Phase I of the Houston Spaceport architecture and engineering design contract was awarded to Jacobs by Axiom Space. This 100,000 sq ft  facility will be developed on a 400 acre-site, located within Ellington Airport, at the heart of Space City. Axiom Space, the privately funded space infrastructure developer intends to use this new spaceport to achieve its goal of assembling the first commercial international space station and providing access to low Earth orbit. The company was approved by NASA last December to launch the world’s first commercial station, consisting of private crew members only that will travel to the International Space Station.

Read more at: construction review

Op-Ed | LEO Broadband: Will This Time Be Different?

In the late 1990s, I spent three years advising Teledesic on the business plan and customer requirements for the first LEO broadband satellite constellation. We had hoped to serve millions of small businesses and high-end consumers with a cost-effective broadband solution for suburban, rural, and remote areas. However, the Teledesic project was canceled during the dot-com bust when Craig McCaw could not convince himself that the proposed $10 billion satellite system would deliver on its business plan. The terminals were too expensive, and it was far from clear that traditional satellite contractors like Boeing and Motorola could meet either the timescales or budget.

Read more at: Spacenews


Warpspace Wins JAXA Contract To Design Optical Cislunar Communication Architecture For Lunar Mission

Warpspace Co., Ltd., a spin-out space startup from the University of Tsukuba, an optical inter-satellite communication service provider, announced that it has been selected to conduct a study on space communication for the lunar exploration by JAXA, which could be a part of the Artemis plan. Warpspace develops “WarpHub InterSat,” the optical inter-satellite data relay communication service for the earth observation satellite operators. The three optical data relay satellites will be launched in Medium Earth Orbit (MEO) to cover the whole Low Earth Orbit (LEO).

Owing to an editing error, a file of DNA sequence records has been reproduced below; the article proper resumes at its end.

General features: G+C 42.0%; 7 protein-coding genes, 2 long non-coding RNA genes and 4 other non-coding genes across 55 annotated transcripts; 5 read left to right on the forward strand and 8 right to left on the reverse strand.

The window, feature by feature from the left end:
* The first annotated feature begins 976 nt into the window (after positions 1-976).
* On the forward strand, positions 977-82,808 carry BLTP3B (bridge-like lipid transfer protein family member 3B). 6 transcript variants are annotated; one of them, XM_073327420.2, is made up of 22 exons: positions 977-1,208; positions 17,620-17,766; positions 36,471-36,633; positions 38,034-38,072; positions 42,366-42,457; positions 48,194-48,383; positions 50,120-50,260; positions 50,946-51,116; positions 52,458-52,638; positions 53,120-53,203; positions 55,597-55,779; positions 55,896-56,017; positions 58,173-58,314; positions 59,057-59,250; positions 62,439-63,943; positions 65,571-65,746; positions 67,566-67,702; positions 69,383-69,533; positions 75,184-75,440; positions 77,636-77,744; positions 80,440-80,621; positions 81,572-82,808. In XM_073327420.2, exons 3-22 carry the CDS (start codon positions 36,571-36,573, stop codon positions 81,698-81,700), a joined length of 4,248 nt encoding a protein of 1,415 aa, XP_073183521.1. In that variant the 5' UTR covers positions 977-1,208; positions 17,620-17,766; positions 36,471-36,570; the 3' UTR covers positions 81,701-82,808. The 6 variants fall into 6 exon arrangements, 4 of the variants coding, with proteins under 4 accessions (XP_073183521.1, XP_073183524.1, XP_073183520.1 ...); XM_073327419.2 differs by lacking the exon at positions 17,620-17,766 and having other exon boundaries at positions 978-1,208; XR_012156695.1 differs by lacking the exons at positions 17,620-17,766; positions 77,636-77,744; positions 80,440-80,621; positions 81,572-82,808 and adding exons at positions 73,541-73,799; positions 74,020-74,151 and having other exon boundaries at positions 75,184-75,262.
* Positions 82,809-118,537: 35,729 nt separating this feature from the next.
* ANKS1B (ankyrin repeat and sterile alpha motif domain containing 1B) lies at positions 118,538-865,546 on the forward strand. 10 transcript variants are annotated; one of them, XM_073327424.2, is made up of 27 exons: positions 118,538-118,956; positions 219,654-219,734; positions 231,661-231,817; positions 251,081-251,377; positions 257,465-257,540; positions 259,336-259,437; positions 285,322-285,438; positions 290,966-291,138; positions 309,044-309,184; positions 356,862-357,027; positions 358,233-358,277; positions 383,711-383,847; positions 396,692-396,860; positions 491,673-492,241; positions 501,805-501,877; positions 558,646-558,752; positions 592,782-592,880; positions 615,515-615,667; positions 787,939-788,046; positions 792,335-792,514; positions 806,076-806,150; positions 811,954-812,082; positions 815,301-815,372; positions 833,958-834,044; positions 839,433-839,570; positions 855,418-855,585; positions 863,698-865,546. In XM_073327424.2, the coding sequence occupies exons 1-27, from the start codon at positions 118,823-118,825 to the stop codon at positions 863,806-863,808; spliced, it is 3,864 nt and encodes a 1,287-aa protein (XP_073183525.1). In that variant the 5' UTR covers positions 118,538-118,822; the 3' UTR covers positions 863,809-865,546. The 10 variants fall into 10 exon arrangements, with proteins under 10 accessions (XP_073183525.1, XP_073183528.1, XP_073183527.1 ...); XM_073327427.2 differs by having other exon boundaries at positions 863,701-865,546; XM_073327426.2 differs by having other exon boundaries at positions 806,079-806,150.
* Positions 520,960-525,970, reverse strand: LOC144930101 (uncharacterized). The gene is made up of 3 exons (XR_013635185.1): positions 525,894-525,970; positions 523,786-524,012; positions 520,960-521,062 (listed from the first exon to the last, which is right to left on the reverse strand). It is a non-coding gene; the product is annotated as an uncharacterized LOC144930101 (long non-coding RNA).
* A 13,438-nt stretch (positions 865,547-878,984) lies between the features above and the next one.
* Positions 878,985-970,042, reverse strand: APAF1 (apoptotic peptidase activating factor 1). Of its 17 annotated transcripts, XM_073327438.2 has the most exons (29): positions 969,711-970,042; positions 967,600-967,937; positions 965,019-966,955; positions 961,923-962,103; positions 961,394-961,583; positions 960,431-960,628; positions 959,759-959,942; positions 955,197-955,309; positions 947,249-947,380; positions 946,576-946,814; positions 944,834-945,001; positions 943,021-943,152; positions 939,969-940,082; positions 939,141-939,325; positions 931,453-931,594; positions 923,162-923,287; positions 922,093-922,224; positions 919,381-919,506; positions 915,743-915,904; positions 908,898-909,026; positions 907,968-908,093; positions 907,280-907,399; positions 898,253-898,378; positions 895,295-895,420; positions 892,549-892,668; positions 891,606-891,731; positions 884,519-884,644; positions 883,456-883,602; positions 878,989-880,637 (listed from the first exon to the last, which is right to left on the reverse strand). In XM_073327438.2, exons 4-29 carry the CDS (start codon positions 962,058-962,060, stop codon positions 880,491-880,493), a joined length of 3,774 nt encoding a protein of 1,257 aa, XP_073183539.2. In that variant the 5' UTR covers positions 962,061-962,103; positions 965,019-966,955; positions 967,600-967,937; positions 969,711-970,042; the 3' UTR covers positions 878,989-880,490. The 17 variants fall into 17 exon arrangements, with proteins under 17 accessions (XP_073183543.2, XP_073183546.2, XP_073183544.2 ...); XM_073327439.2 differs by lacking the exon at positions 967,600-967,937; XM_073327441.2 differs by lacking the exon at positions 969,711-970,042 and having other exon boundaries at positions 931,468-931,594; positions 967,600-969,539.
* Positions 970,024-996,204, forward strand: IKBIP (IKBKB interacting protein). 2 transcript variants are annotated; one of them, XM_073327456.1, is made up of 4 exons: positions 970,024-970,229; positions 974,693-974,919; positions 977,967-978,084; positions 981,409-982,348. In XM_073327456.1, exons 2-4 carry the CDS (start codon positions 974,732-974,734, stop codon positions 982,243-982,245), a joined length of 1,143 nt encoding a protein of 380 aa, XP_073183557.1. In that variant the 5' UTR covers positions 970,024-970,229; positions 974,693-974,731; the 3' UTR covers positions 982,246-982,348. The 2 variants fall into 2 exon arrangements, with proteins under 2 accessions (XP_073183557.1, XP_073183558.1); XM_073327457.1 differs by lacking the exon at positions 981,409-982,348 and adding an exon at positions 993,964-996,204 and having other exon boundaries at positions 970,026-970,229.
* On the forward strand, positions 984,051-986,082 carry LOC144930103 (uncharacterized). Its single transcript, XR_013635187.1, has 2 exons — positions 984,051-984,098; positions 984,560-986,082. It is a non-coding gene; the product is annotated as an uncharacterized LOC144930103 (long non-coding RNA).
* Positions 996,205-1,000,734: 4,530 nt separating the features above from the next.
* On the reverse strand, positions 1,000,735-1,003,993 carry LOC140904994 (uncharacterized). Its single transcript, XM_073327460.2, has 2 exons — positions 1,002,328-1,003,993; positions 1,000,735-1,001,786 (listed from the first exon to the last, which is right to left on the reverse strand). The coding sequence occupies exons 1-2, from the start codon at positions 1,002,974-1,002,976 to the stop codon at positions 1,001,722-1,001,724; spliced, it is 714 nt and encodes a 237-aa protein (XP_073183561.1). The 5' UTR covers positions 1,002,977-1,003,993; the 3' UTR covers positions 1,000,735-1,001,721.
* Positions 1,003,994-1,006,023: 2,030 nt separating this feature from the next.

Through this network, earth observation satellites can downlink their data at a high data rate in near real-time 24/7. Today, numerous national organizations and private companies including startups work on lunar exploration across the globe centering on the Artemis plan. In Japan, JAXA leads lunar-related activities in collaboration with private companies.

Read more at: Moondaily

Vladimir Solovyov Speaks on Future Development of Russian Human Spaceflight

On Tuesday, January 25, 2022, at the XLVI Academic Readings in Cosmonautics (“Royal Readings – 2022”), Vladimir Solovyov, General Designer for Manned Space Systems and Complexes, spoke about the plans for the development of the Russian manned space program.”

“It is necessary to provide maximum opportunities for observation of the entire territory of the Russian Federation, including high-latitude regions of the Earth, and to begin research with human participation in regions of the Earth with the least protection from cosmic radiation, which is necessary for a more complete understanding of the problems that future manned interplanetary expeditions may encounter.”

Read more at: Parabolic arc

Single-Stage-To-Orbit: How The Holy Grail Of Spaceflight Could Soon Become Reality

SPACEFLIGHT’S LONG-HELD dream could soon come roaring back. This month, Washington-based Radian Aerospace announced that it’s building a single-stage-to-orbit spaceplane that takes off and lands horizontally. The reveal sparked excitement about what could be considered the holy grail of the decades-old industry. Christie Maddock, a lecturer in mechanical and aerospace engineering at the University of Strathclyde, says that the “alluring concept” has been around for nearly a century.

Read more at: Inverse

NASA Successfully Tests Lockheed Martin X-59 QueSST Supersonic Aircraft Model in Wind Tunnel

NASA and Lockheed Martin’s X-59 QueSST supersonic aircraft has been nicknamed “Son of Concorde”, and rightfully so. The agencies hope that the ban on commercial supersonic flight over land can be lifted by replacing the loud sonic boom with a softer sonic “thump.” When shock waves from an object traveling through the air faster than the speed of sound merge together before they reach the ground, a sonic boom happens, resulting in a thunderclap. The X-59 Quiet SuperSonic Technology (QueSST) aircraft will solve that issue. 

Read more at: techeblog

Stratolaunch Plane Flies Again As Company Prepares For Hypersonic Tests